Trade, when accompanied by appropriate policies for the environment and society, can be a principal driver of the transition to an inclusive green economy. Since 2002, the financial volume of international trade has more than tripled. Trade can open domestic production to larger and often completely new global markets for environmental goods and services, thereby encouraging or even providing the basis for investment and growth in green industries.
The 2030 Sustainable Development Agenda recognizes international trade and investment as key and cross-cutting means of implementation for the Sustainable Development Goals (SDGs). The historical agreement reached at the COP21, also known as the Paris Climate Conference, opens a new chapter in the journey of tackling climate change and is expected to trigger actions that drive the development and diffusion of clean technologies and green transport. Global trade in environmental goods is presently estimated at USD 1 trillion annually and is projected to grow to USD 2-3 trillion by 2020.
UN Environment’s trade work is vested in the belief that while the 2030 Sustainable Development Agenda offers many opportunities for sustainable trade, it cannot be achieved without balancing the rapid growth of international trade with environmental and social safeguards. Governments have recognized that countries worldwide, and developing countries in particular, continue to lack sufficient capacity to use trade and investment as vehicles for achieving sustainable development. The UN Environment's Environment and Trade Hub responds to this critical need.
The Environment and Trade Hub, formally launched by former UN Environment's Executive Director Mr. Achim Steiner in 2015, serves as the overarching delivery mechanism for UN Environment’s work on trade. As a demand-driven mechanism, the Environment and Trade Hub offers capacity building and related policy advice on sustainable trade and investment that are tailored to local needs and circumstances.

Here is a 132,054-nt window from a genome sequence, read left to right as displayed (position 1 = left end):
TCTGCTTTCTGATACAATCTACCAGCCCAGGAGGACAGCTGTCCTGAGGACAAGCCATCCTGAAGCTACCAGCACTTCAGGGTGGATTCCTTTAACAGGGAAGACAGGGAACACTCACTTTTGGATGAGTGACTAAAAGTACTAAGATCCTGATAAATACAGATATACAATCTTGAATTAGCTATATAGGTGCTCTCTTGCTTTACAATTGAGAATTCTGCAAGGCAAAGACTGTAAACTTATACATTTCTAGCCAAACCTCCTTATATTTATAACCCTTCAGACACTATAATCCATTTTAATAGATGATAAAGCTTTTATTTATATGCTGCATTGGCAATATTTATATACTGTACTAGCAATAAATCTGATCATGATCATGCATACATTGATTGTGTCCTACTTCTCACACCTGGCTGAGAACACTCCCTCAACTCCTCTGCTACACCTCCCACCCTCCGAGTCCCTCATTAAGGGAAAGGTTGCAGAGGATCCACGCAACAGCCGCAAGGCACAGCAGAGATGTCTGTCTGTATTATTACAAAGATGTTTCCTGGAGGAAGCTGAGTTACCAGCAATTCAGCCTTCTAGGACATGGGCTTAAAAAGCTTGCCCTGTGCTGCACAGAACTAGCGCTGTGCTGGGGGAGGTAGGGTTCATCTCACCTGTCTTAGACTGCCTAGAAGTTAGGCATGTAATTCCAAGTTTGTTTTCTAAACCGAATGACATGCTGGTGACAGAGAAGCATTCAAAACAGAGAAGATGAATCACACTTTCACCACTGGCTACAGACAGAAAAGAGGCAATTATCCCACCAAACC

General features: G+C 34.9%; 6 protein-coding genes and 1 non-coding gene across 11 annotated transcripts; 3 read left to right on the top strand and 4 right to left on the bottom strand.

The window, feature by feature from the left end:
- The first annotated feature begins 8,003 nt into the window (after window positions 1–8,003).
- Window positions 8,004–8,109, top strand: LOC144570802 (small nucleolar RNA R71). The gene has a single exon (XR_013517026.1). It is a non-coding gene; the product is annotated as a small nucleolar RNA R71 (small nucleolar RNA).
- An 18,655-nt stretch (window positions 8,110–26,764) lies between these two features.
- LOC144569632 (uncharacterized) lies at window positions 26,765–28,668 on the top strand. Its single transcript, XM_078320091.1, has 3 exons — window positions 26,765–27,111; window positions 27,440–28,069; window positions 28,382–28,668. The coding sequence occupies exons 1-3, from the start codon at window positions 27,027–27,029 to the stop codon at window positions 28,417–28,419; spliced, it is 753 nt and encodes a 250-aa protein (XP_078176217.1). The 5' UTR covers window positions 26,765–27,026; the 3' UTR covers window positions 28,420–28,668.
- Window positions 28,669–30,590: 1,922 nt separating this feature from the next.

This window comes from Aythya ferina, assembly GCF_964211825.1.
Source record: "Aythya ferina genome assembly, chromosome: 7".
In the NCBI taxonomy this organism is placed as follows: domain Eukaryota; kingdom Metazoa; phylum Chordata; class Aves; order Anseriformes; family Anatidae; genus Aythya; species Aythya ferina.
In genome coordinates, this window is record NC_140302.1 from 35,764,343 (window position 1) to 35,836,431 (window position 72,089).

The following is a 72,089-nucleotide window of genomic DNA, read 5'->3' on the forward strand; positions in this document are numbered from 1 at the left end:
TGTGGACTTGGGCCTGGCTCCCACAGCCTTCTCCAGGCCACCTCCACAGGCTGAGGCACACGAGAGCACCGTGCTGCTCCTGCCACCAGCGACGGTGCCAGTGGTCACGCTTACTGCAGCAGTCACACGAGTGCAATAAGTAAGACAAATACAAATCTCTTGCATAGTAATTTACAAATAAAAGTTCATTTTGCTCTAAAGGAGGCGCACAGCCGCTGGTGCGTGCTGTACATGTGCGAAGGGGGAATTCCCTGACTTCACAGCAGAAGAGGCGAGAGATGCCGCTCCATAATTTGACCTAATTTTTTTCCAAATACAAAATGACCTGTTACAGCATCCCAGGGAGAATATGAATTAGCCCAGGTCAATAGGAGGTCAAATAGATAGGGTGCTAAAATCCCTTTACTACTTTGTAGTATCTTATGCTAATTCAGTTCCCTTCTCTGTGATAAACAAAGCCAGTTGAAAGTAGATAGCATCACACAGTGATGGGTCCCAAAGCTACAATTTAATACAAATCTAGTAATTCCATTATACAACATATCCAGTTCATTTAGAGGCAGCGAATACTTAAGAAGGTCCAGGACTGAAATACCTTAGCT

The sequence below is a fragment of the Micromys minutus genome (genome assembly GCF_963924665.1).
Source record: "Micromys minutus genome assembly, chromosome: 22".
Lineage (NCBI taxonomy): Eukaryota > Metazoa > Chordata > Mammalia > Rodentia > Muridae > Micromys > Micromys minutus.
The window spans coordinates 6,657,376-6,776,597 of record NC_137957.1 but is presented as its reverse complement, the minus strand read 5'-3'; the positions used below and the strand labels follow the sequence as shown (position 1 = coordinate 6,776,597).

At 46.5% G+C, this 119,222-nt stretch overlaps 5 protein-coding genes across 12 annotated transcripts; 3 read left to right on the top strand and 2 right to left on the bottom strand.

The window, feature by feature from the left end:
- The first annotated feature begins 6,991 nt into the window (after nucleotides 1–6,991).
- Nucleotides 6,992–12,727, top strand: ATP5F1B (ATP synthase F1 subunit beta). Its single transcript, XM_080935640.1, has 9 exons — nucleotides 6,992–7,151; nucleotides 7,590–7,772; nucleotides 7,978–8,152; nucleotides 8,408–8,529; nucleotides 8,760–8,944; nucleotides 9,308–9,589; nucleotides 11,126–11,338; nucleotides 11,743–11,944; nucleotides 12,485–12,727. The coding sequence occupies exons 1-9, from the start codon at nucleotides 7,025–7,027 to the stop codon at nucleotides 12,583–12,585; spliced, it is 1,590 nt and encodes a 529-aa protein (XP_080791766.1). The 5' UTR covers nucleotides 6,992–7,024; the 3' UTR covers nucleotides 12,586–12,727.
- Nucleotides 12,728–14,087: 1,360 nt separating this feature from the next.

The Environment and Trade Hub structures its work around four focus areas, cutting across the SDGs and providing avenues for sound implementation. Click on the boxes below for more information:
Under the Green Economy and Trade Opportunities Project, the Environment and Trade Hub worked at the country-level to develop a global framework demonstrating the mutually beneficial relationship between trade and green economy, further identifying concrete trade opportunities at sector-specific level. The Environment and Trade Hub found and promoted opportunities pertaining to sustainability standards and ecolabels in the agricultural sector in Chile; solar energy exports in Ghana; value chains in the biotrade sector in Peru; organic agriculture in South Africa, and sustainably certified aquaculture in Vietnam.
Among other country-level activities, the Environment and Trade Hub provides advice, impact analysis and capacity building for countries to engage in the local production and trade of environmentally sound technologies, and has specifically examined opportunities for trade in renewable energy and energy efficiency technologies among developing countries in Southeast Asia.
The Environment and Trade Hub’s work has been closely coordinated with international and regional initiatives, including the Partnership Action on Green Economy (PAGE), another mechanism through which UN Environment delivers trade-related work.
Furthermore, UN Environment’s trade’s policy support entails frequent and substantive engagement in various international fora, including exchanges with trade delegates. As an official observer of the World Trade Organization (WTO) Committee on Trade and Environment (CTE), UN Environment regularly engages WTO members to identify trade and Green Economy interlinkages and to bolster policy support.